Water Filtration Related
To find out, first go outside to a spigot close to your well and open it. Does the cold water smell like sulfur? If it smells like sulfur or rotten eggs, then you probably have hydrogen sulfide gas coming from the ground (no problem to fix). If it has a slight metallic or no odor outside but stinks in the house, then you probably have a sulfate-reducing bacteria problem in the water lines (again, no problem to fix). These anaerobic sulfate- reducing bacteria prefer to colonize in warm environments, so the odor may be coming from the water heater and hot water lines, usually most noticeable in the bathroom.
We will discuss your individual water situation with you at length. If your water is experiencing a problem which we determine our system will not resolve, we will make every effort to send you in the right direction. We are here to help you.
That depends upon the application. If the well is used strictly for livestock, then the trough will act as a settling agent and little or no filtration may be necessary. If the well supplies the house, then we recommend a spin-down sediment filter to catch large solids and oxidized metals, followed by an activated or catalytic carbon filter. In cases of extreme iron or bacteria contamination, additional filtration may be necessary.
Water Well Drilling Related
There is no definite answer to this question. We are estimating the flow based on what we see flowing from the well. Sometimes, the air pressure in the well can “hold back” on the flow, causing us to underestimate the production capacity. To overcome this, we can release the air pressure for a few minutes, and then reapply it after the well has built up a large volume. We then would see the volume of water that the well produced after several minutes. Then with simple math, we can calculate the production capacity. But it is also important to understand that the well production can also vary over time. So the well may produce more or less water in the future than it does today.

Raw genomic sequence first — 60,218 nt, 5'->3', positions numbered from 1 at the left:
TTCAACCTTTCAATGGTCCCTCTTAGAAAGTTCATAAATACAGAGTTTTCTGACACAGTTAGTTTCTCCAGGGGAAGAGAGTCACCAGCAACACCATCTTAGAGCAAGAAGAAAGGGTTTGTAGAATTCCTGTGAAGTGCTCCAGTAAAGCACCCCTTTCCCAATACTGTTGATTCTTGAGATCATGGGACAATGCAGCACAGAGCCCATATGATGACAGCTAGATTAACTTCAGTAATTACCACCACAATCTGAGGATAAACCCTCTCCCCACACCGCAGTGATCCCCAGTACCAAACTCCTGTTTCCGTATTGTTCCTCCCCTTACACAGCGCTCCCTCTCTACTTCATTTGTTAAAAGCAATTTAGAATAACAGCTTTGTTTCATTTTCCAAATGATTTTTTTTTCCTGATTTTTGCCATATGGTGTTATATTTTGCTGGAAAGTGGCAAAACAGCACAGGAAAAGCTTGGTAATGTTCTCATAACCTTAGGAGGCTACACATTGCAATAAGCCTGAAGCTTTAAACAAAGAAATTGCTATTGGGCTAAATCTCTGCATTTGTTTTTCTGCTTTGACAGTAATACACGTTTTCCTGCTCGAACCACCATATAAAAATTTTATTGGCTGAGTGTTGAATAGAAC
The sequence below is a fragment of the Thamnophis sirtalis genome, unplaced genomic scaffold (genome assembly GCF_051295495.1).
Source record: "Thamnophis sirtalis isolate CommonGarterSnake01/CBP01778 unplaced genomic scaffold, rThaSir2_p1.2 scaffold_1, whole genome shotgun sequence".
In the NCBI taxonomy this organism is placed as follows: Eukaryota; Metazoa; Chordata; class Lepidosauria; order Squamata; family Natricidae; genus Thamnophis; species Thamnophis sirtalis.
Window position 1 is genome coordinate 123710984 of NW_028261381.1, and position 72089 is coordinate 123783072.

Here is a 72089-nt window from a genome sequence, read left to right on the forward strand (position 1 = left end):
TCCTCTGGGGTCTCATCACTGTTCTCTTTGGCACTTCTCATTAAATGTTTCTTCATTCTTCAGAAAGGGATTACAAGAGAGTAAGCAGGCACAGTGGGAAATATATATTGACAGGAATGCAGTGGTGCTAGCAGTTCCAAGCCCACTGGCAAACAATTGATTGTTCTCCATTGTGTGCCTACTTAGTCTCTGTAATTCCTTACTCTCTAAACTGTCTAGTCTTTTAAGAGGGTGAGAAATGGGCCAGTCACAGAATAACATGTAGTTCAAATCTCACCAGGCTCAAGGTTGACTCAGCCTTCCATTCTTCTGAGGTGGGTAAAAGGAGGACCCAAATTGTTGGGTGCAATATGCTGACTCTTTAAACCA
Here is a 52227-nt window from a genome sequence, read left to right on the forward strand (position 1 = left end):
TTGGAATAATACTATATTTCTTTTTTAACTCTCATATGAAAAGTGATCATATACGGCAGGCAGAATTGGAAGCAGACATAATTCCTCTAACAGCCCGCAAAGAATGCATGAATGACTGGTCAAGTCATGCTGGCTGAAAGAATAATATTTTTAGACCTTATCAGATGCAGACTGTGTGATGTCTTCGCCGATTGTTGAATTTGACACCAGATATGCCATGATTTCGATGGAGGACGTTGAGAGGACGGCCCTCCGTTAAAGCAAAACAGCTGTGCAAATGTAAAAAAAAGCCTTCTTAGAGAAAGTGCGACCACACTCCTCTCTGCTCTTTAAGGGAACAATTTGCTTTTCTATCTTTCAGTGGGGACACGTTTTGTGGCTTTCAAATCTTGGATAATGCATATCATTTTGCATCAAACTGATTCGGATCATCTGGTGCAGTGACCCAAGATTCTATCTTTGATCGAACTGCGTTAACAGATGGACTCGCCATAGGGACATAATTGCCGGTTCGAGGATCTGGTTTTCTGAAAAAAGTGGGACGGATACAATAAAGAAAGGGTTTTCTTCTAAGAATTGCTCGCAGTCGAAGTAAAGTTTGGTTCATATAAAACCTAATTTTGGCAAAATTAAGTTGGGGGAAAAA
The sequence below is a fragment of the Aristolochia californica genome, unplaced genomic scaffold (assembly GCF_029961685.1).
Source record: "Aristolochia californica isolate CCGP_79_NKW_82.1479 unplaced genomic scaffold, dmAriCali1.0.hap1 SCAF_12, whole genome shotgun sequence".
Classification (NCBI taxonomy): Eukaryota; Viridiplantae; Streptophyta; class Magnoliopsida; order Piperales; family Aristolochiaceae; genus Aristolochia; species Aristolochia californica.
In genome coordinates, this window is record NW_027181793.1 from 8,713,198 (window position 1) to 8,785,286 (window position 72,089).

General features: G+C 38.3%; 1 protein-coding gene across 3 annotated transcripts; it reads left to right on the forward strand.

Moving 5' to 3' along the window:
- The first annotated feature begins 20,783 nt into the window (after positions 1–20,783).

We are not only looking for water. We are mainly looking for the sand and gravel that produces water. The depth of each layer of sand and gravel depends greatly on the location and elevation of the drill site. The formations are relatively flat below the surface. However, they may not be level. We use a GPS to tell us the elevation of your drill site and we survey the area wells that we have drilled and compare their elevations. From this, we can estimate the depth that your well will need to be. However, we have found out on many occasions, that when God laid the foundations of the earth, He followed no rules. It is not uncommon to see formations rise or fall several hundred feet in a mile. For instance, we drill in one subdivision where the depth to the lower aquifer is 760′ on one side of the road, and 840′ on the other. We can never be sure about the depth of your well until we actually drill.
A well is a bored hole in the ground. Steel or plastic well casing will be placed in the bore hole to support unstable earth formations. A seal is placed at the bottom of the casing to prevent contamination into the well from surface water. The stable formation beneath the casing is often the water bearing zone. In this zone a liner and gravel pack may be installed depending on the formation. After completion the well is then tested for water yield. This is done by either blowing air into the well or bailing the well. Your contractor may also perform some basic water quality tests at this point. Once construction has been completed your contractor will produce a well log which acts as a blue print for both the earth formation they encountered and a build sheet for the well. With this well log a pump contractor can design your new pump system.
There is never an exact number until the project is finished. Each well formation can and will be different then another. The best thing to do is when looking over a proposal from a drilling contractor make sure they have specific pricing on the following.
- Price of drilling per foot
- Price and size of casing per foot
- Cost of materials per unit “such as seal, cement, etc.”
- Cost of liner per foot
- Cost of development and testing
- Labor to drill